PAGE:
BUENOS AIRES, Argentina (Reuters) — Argentine farm groups are threatening a strike if the government does not show signs of modifying policies that soybean, wheat and corn growers say are killing their profits.
Argentine president Cristina Fernandez’s allies took a beating in mid-term elections Nov.3, shrinking her majority in Congress, ending chances of a constitutional change to allow her a third term and kicking off the contest to succeed her in 2015.
Adding to the political uncertainty in Latin America’s third largest economy, Fernandez had surgery last month to remove blood that had pooled on the surface of her brain after falling and knocking her head. The mid-term defeat could increase Fernandez’s vulnerability to a potential farm strike.
The grain sector has long objected to Fernandez’s interventionist policies, including export curbs on corn and wheat meant to ensure ample domestic food supplies, and foreign exchange controls that have put U.S. dollars out of reach for most businesses and savers who shun the weakening local peso.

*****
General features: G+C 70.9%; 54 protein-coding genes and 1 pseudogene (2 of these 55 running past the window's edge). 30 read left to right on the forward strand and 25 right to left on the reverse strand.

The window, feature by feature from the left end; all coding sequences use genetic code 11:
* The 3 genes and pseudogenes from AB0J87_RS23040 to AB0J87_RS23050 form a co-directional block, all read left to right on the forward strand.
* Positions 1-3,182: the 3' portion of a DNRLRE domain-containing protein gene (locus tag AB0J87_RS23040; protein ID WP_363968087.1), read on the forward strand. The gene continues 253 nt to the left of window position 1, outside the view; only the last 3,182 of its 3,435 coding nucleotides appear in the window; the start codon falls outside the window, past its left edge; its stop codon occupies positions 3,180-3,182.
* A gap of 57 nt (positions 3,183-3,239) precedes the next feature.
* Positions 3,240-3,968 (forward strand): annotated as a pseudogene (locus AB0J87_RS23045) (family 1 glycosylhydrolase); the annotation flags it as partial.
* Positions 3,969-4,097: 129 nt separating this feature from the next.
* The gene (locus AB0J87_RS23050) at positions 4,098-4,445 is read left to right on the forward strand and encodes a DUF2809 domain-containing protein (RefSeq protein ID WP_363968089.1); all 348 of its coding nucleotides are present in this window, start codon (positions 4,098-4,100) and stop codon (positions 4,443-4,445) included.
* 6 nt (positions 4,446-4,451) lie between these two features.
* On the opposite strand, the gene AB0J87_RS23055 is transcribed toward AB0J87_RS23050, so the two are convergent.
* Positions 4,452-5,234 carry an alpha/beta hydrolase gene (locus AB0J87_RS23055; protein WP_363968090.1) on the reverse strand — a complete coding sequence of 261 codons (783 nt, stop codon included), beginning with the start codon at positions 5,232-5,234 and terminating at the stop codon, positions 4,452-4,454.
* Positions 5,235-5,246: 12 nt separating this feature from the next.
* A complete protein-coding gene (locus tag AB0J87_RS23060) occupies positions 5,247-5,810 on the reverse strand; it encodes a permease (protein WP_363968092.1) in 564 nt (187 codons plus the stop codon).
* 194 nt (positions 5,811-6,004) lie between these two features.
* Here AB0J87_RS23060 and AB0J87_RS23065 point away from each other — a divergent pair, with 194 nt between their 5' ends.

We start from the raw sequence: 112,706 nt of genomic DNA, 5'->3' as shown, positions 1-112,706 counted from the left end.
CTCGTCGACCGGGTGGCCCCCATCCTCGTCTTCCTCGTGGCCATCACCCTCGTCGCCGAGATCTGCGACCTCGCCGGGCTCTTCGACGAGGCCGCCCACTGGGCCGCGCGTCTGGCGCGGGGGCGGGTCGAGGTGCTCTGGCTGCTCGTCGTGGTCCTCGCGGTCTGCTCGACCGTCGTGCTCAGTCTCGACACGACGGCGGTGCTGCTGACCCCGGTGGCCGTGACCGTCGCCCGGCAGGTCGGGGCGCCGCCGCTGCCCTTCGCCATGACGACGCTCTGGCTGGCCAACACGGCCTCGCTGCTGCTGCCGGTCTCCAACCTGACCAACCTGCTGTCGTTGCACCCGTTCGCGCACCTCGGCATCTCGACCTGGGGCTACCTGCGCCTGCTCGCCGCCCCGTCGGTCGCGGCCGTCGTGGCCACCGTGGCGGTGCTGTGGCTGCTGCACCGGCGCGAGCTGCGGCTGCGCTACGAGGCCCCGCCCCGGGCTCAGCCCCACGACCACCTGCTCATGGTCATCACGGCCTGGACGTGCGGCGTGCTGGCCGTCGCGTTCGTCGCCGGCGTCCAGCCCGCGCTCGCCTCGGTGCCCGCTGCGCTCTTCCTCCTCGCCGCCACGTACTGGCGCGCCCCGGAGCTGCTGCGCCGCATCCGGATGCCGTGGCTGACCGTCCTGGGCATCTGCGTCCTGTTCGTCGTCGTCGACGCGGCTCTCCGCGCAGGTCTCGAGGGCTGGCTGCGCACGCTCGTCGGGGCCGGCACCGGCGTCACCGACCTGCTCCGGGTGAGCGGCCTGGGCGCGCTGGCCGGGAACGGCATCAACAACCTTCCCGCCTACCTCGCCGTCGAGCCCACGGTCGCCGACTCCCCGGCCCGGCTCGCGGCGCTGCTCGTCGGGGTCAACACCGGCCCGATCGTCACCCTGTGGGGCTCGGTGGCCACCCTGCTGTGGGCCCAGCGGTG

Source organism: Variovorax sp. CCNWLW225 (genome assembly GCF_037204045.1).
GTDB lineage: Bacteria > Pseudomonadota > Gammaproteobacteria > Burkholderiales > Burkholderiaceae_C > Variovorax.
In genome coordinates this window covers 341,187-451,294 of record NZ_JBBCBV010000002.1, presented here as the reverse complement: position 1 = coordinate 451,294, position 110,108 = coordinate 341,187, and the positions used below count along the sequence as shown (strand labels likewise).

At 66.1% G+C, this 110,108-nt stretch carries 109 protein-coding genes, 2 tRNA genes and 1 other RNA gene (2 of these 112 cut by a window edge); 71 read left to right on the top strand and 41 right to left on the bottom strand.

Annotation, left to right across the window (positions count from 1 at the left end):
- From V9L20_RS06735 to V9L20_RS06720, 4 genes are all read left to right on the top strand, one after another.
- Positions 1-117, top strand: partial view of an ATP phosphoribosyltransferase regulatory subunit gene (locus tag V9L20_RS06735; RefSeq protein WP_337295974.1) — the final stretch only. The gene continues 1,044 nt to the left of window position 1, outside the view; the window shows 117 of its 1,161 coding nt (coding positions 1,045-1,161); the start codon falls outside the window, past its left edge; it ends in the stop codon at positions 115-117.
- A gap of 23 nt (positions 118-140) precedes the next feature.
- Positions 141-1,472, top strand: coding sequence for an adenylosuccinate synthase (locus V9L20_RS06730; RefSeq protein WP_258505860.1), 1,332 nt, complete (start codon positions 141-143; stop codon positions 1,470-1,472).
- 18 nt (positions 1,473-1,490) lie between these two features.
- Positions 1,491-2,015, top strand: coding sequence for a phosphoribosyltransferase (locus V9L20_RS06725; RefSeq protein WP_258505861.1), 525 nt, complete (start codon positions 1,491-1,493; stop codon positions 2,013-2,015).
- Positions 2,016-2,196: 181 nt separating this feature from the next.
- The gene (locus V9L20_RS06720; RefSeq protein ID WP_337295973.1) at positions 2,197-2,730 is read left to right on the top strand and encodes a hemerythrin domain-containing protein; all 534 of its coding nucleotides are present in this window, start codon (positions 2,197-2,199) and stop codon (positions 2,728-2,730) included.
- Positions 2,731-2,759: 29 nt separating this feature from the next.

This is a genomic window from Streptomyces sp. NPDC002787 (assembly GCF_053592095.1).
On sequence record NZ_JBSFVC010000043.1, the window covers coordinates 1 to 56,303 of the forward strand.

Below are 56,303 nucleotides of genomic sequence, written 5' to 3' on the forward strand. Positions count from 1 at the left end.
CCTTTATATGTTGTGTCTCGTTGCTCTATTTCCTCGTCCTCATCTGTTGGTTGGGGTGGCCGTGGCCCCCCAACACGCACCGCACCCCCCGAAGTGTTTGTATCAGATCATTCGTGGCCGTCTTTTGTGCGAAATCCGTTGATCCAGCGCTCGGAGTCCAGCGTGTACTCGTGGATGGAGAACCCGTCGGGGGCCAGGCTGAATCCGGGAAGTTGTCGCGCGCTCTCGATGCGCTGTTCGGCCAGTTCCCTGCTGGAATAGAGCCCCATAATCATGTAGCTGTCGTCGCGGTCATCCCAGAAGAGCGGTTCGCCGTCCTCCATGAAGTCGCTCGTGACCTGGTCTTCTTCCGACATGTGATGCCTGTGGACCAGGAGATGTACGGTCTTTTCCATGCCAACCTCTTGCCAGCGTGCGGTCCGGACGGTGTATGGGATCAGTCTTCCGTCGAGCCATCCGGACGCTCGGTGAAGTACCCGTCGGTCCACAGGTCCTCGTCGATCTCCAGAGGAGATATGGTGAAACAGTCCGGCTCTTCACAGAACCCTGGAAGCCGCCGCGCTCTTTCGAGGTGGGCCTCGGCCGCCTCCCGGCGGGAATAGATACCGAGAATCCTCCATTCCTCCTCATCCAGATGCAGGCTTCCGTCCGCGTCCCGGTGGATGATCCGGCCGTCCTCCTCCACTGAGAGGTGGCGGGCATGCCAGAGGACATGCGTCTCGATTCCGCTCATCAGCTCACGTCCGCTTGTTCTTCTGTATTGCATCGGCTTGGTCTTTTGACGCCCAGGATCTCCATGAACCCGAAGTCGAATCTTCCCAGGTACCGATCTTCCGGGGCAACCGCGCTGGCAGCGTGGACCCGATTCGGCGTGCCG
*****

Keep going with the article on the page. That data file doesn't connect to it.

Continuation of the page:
“There is no time to wait. We need to deepen our actions and if conditions are right call a farm strike,” said Eduardo Buzzi, head of the Argentine Agrarian Federation.
Growers also say their profits are being reduced by the 35 percent tax that the government puts on soybean exports while inflation, clocked by private analysts at 25 percent, increases operating costs.
Buzzi’s federation, which represents small-scale growers, played a key role in the massive 2008 farm strike that shook the government of Fernandez, then in her first term. Prompted by a farm tax increase decreed by the fledgling president, the 2008 protest brought Argentine grain production to a halt.
The country is the world’s largest exporter of soybean meal animal feed and soybean oil, used in the biofuel sector. Argentina is also the third biggest global supplier of soybeans and corn.